Hospitalisation rates and associated factors in community-based cohorts of HIV-infected and -uninfected gay and bisexual men Academic Article uri icon

abstract

  • There is evidence that HIV-positive patients are suffering from a greater burden of morbidity as they age due to nonAIDS-related complications. To date it has been difficult to determine what part of this excess risk is due to the health effects of HIV, its treatment or to lifestyle factors common to gay and bisexual men (GBM). We calculated overall and cause-specific hospitalisation rates and risk factors for hospitalisations in HIV-negative and HIV-positive cohorts of GBM and compare these with rates in the general male population.We conducted a record linkage study, linking two cohorts of HIV-negative (n = 1325) and HIV-positive (n = 557) GBM recruited in Sydney, New South Wales (NSW), Australia with the NSW hospital discharge data register. We compared rates of hospitalisation in the two cohorts and risk factors for hospitalisation using random-effects Poisson regression methods. Hospitalisation rates for each cohort were further compared with those in the general male population using indirect standardisation.We observed 2032 hospitalisations in the HIV-negative cohort during 13,016 person-years (PYs) [crude rate: 15.6/100 PYs (95% CI: 14.9-16.3)] and 2130 hospitalisations in the HIV-positive cohort during 5571 PYs [crude rate: 38.2/100 PYs (95% CI: 36.6-39.9)]. HIV-positive individuals had an increased risk of hospitalisation compared with the HIV-negative individuals [adjusted-IRR: 2.34 (95% CI: 1.91-2.86)] and the general population [SHR: 1.45 (95% CI: 1.33-1.59)]. Hospitalisation rates were lower in the HIV-negative cohort compared with the general population [SHR: 0.72 (95% CI: 0.67-0.78)]. The primary causes of hospitalisation differed between groups.HIV-positive GBM continue to experience excess morbidity compared with HIV-negative GBM men and the general population. HIV-negative GBM had lower morbidity compared with the general male population suggesting that GBM identity does not confer excess risk.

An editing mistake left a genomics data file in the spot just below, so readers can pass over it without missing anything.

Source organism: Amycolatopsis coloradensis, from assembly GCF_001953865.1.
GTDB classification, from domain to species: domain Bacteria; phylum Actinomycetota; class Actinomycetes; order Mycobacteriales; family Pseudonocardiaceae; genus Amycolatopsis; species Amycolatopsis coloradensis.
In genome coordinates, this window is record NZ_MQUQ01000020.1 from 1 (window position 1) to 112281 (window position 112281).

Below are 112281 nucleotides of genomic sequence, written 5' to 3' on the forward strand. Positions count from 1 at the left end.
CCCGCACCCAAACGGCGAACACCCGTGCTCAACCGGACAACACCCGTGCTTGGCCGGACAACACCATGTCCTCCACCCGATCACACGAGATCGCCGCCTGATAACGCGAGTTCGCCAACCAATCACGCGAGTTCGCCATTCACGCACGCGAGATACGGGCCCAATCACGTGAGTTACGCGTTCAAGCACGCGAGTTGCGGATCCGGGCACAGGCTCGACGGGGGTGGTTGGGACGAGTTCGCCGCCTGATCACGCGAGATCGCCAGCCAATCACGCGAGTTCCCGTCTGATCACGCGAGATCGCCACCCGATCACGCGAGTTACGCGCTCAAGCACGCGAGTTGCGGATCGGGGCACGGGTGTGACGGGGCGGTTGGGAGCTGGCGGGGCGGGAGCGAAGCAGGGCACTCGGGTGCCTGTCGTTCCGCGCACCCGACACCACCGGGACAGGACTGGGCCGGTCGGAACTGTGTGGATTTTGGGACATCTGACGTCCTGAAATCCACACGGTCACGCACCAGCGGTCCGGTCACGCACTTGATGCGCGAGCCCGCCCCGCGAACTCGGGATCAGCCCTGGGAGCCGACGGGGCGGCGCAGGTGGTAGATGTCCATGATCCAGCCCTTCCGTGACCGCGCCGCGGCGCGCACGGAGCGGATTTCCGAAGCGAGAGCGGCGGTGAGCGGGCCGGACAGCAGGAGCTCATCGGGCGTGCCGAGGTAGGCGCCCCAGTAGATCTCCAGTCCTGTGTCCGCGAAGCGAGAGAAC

authors

  • Moore, CL
  • Grulich, AE
  • Prestage, G
  • Gidding, HF
  • Jin, F
  • Mao, L
  • Petoumenos, K
  • Zablotska, IB
  • Poynten, IM
  • Law, MG
  • Amin, J

publication date

  • 2016